There’s a reason for the depiction of the mystical bird that rose from the ashes: Division, a commercial laundry, has clawed its way back from a fire that destroyed its plant in 2001 because of it’s laundry innovations.

When Division’s plant was leveled, “we lost 65 percent of our business,” company President Patrick R. Garcia said recently. “But can you believe it? We held on to 35 percent of our business without a plant,” as the company retained the Methodist Healthcare System and Wilford Hall Medical Center as clients.

The company survived by shipping laundry to plants as far away as Abilene, Houston and Corpus Christi. It sent employees to supervise quality control at those plants.

Division wasn’t able to rebuild for two years, but it now occupies a sprawling plant at 6649 W. U.S. 90. The company is handling almost as much business as it was before the fire, having increased poundage from July 1, 2003, when it reopened, through last year by 117.5 percent, or almost 11 percent a year, Garcia said.

Division declined to disclose its sales, but Garcia, 60, believes that the business is the largest laundry in the city and in South Texas due to it’s laundry innovations. Each of his three children and his son-in-law have a role in the business: Patrick A. Garcia, 29, is a lawyer and vice president of finance; Patricia Garcia Luna, 30, is vice president of administration, and her husband, Adam Luna, 31, is director of purchasing; and Theresa Garcia, 26, is vice president of operations.

Division “is the only certified health care laundry” in the region, Patrick R. Garcia said. It has long-standing relationships with many hospitals. A number of hospitals, which dropped Division after the fire, later returned as customers.

“We have to show proof that we are running at temperatures that are desirable for killing pathogens,” Garcia said. “We have to show that we have checks and balances in our processes. If something fails, we have to show what we do about it.”

Once a year, an infection prevention officer from each health care system visits Division to conduct an audit that can take as long as four hours.

The Garcia family and Division “are highly respected,” said Reynaldo “Rey” Chavez, CEO of the San Antonio Manufacturers Association. Garcia is knowledgeable about water and waste issues, and “the company has been involved in a lot of issues that we care about.”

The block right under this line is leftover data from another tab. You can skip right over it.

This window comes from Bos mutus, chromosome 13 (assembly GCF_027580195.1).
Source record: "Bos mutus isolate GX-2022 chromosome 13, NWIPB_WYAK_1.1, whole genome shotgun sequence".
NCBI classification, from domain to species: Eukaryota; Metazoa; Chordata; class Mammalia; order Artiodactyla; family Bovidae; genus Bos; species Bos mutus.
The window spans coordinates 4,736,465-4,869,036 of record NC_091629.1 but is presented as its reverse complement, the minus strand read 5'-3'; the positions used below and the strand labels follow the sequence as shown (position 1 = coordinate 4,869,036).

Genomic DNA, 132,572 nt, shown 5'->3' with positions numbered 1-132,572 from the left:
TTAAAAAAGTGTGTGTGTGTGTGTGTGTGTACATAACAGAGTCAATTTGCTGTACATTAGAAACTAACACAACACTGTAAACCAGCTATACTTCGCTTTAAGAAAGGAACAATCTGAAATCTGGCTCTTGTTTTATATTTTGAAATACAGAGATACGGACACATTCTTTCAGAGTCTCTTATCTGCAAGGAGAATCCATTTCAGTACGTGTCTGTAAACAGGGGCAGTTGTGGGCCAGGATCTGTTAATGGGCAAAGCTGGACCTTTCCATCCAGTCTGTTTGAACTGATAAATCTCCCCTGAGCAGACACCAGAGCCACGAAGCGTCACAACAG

Division has deep roots in the city. Garcia’s father, Peter Garcia, founded the company in 1939 at Fort Sam Houston after shining shoes and selling newspapers downtown as a boy. He began by hand-washing uniforms of the 2nd Infantry Division and sewing patches on uniforms. He bought his first set of laundry equipment with a $100 loan from his father.

The company grew over the years under Peter Garcia.

Laundry Innovations before and after the fire helped build sales.

In 1995, Division started adding giant cylindrical devices called tunnel washers that were much more efficient than its old-style washer. The company completed the upgrade while rebuilding the plant. The new devices saved 15 million gallons of water a year.

SAWS recognized Division in 2004 for its more efficient washers because the move helped the Edwards Aquifer.

Most of Division’s water comes from an on-site Edwards Aquifer well. It uses the San Antonio Water System as a minor source and backup supply.

Patrick R. Garcia “has a long history of being personally involved with commercial water-conservation initiatives,” said Karen Guz, SAWS director of conservation. Through his membership in the SAMA, he “promoted the concept of having dedicated revenues from a small portion of commercial meters fees in order to fund commercial incentives. He has been a great supporter of water conservation in commercial settings for a very long time.”

But water isn’t the only area in which Division has been innovative. The company also added a “picker” device that separates tangled, wet sheets, saving time and sparing the backs of workers. It now is adding a computer-controlled overhead rail system that will greatly speed up the sorting of linen.

“What we’re looking at is an almost 40 percent increase in production,” Garcia said. No longer will operators need to manually load soiled linen on a conveyor belt in 110-pound loads.

“With the new system we’re installing, the plant will be able to handle as much as 42 million pounds a year,” Patrick A. Garcia said.

With the trauma of the fire long past, Patrick R. Garcia mused, “It’s exciting to have the children in here. It wasn’t planned, it just happened. The people in our industry — whether they are equipment people or hospitals, they now see continuity in the business.”

Vicki Vaughan
Reporter | San Antonio Express-News